Mdia5003 presentation

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Summary of article 'Old and New Media: Blogs in the third age of political communication' by Ian Ward & James Cahill, for MDIA5003 course.

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  • Mdia5003 presentation

    1. 1. MDIA5003Online & Mobile Media Week 4 - The Blogosphere Shane J. Veness
    2. 2. Online & New Media:Blogs in the third age of political communication Ian Ward & James Cahill (2007)
    3. 3. Before the BlogTraditional sources of information: ‘top down’ influence
    4. 4. Anno Blogini...In 1999, web logs were in their infancy...By the mid-2000s, ‘blogs’ considered mainstreamSymbolised ‘the difference between old and newmedia’ (Frost 2004)The ‘third age of political communication’ (Blumler,Kavanagh 1999)
    5. 5. What are blogs?Blog, a portmanteau of ‘web log’Originally ‘personal webpage diaries’Written in ‘personal voice’‘Bloggers tend to write about topics that matter tothem’ (Gill 2004)
    6. 6. Why do they matter?‘Erode..the gatekeeping control which mainstream mediaexercise over political news...’ (Ward, Cahill 2007)Seen as the next communication technology to revolutioniseinformation promulgationCitizens can now ‘both generate and consume politicalnews” (Ward, Cahill 2007)
    7. 7. The Rise of the InternetBy the mid-90s many mainstream print and broadcastorganisations had a digital presenceThese were followed by online-only news sites (Slate,Crikey.com)Still followed the traditional formula of professionalreporters and editors for publishing content
    8. 8. Why did blogs gain popularity?Blogs require little capitalPublishing to mass audience is easyAnyone with a computer and internet access can produce oneEven easier today! (WordPress, Blogger, etc)
    9. 9. How do blogs affect political news?The Internet holds vast information such as ‘governmentreports, political speeches, and news interviews’Previously only available to professional journalistsAllowed the preparation of current and authoritative analysisof political affairs by amateurs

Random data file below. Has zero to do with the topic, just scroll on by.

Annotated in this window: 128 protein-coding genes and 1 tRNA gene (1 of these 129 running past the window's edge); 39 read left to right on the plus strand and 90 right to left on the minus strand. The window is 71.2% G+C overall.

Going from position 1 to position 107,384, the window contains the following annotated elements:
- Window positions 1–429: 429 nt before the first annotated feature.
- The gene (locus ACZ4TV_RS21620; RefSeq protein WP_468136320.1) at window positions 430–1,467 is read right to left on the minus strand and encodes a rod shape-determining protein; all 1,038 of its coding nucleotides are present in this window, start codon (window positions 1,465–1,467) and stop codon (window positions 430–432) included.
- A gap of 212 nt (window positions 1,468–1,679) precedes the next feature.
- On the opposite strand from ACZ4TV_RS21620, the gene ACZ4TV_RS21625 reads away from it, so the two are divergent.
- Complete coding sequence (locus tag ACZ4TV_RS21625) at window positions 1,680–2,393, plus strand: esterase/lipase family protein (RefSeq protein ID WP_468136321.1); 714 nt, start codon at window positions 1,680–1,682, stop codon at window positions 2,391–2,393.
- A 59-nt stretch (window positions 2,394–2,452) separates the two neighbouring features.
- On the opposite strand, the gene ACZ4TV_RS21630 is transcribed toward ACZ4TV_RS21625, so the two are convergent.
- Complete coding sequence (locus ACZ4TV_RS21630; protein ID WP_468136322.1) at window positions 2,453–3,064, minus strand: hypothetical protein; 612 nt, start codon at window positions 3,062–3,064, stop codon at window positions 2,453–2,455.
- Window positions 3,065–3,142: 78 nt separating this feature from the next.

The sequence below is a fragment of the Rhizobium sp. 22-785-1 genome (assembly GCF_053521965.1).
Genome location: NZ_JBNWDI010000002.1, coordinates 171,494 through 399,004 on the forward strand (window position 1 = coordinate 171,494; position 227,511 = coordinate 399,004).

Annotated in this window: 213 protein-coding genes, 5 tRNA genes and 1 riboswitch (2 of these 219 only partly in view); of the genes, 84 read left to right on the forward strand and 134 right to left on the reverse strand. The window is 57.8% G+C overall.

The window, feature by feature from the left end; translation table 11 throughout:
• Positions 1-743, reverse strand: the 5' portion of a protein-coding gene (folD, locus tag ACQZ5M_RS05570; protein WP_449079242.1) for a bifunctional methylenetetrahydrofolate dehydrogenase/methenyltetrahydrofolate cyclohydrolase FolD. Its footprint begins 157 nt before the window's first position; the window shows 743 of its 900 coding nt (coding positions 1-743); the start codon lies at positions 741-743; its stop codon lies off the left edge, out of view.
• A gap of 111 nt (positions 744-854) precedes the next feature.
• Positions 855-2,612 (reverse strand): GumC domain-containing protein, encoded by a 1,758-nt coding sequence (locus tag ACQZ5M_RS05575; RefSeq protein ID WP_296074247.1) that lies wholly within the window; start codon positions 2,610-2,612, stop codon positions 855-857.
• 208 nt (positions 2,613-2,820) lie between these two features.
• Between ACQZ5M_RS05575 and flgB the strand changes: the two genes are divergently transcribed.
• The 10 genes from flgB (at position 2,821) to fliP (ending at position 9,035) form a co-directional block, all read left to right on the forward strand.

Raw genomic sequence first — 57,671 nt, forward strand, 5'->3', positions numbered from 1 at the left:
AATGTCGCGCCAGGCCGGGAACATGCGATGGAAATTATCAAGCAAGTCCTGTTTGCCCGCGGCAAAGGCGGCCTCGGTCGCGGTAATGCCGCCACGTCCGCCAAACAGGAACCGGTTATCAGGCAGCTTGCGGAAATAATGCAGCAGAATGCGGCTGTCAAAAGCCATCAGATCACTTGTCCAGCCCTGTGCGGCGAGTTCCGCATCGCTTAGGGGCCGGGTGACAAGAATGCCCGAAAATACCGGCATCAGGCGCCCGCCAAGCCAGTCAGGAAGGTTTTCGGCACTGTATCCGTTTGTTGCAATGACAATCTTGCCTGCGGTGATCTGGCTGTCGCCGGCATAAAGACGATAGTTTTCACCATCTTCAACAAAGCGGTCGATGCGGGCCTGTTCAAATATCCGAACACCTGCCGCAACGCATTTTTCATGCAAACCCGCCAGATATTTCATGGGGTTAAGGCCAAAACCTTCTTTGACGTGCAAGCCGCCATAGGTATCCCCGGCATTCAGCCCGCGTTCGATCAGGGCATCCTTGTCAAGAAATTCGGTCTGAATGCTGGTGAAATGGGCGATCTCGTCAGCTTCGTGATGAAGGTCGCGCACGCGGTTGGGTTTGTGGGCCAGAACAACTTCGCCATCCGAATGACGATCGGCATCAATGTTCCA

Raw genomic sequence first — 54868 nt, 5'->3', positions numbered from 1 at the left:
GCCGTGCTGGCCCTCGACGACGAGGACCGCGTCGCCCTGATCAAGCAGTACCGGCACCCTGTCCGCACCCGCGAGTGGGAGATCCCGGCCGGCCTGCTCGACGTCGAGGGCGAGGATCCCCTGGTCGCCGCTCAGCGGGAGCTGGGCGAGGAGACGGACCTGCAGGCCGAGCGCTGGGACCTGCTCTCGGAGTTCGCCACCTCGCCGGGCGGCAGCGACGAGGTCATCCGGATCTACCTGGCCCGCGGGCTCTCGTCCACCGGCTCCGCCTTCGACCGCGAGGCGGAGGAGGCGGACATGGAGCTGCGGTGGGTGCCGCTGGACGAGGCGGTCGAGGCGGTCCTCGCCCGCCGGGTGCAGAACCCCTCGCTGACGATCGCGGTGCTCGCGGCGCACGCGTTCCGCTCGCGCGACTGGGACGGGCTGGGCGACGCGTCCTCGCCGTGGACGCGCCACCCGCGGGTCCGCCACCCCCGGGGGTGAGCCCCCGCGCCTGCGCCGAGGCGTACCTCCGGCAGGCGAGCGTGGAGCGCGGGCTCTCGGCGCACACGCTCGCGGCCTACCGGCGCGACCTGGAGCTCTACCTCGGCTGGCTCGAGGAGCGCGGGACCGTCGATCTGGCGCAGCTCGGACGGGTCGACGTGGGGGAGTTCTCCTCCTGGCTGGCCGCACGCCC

10. 10. How do blogs affect political news?Mainstream news organisations now have blogs of their ownStill predominately an amateur activity though somebloggers could be said to be in the news businessCover a huge range of topics and sub-topics, especially in thepolitical domain
    11. 11. Political blogsFill in gaps where mainstream media has shrunk awayAllows people to seek out information they are interested inOpens up a dialogue rather than a ‘lecture’ from news eliteThe ‘fifth estate’: “obsessive fact-checking and analysing ofmainstream news media” (Ward, Cahill 2007)
    12. 12. Hold on! Serious journalism?Bloggers rely on mainstream media for information...Most of the links in blogs are to ‘elite mainstream newsorganisations’ (Ward, Cahill 2007)Blogged information can be dubiousOr “simply vehicles for corporate marketing or publicadvocacy by established lobby groups” (Ward, Cahill 2007)
    13. 13. Success stories: Trent LottMainstream media ignored racist remarks by then (2002)senate majority leader, Trent LottPicked up on by bloggers, the storm of criticism and scandalthat followed lead to Lott’s eventual resignationAll similar stories seem to come out of the USA; what aboutAustralia?
    14. 14. Blogs in US & Australian PoliticsThere is a growing Internet audience for newsBlogging has not taken off in Australia as it has in the USUS recognises blogging as a legitimate medium, bypoliticians and in lawBlogs are extended the same protection as newspapers,broadcasts, and professional journalists
    15. 15. Blogs in US & Australian PoliticsNot so in Australia“Blogging has not become a popular forum for thediscussion of Australian politics and public affairs” (Ward,Cahill 2007)Most Australians still use mainstream media for newsFar fewer Australian based blogs than in other parts of theworld
    16. 16. Fundamentally different political systems First Amendment rights protect the free speech of bloggers in the USA Mainly because of differences in party systems and candidate election USA: candidates are voted in on personal record Australia: candidates are voted in on party policy
    17. 17. Fundamentally different political systems US politicians are more open to influence and persuasion, can ‘cross the floor’ on issues Australian politicians can be turned out of their party for doing so US politicians rely heavily on their own efforts and fund raising, not party support Australian politicians rely on party campaigns, headed by the party leader
    18. 18. The End! What have we learnt? Blogs have significant economic advantages Easily accessible by anyone with an internet connection Can reach large audiences quickly and cheaply “Not all political systems... foster... blogging in the way that the USA has.” (Ward, Cahill 2007) “...political communication involves politics as well as communication technologies...” (Ward, Cahill 2007)

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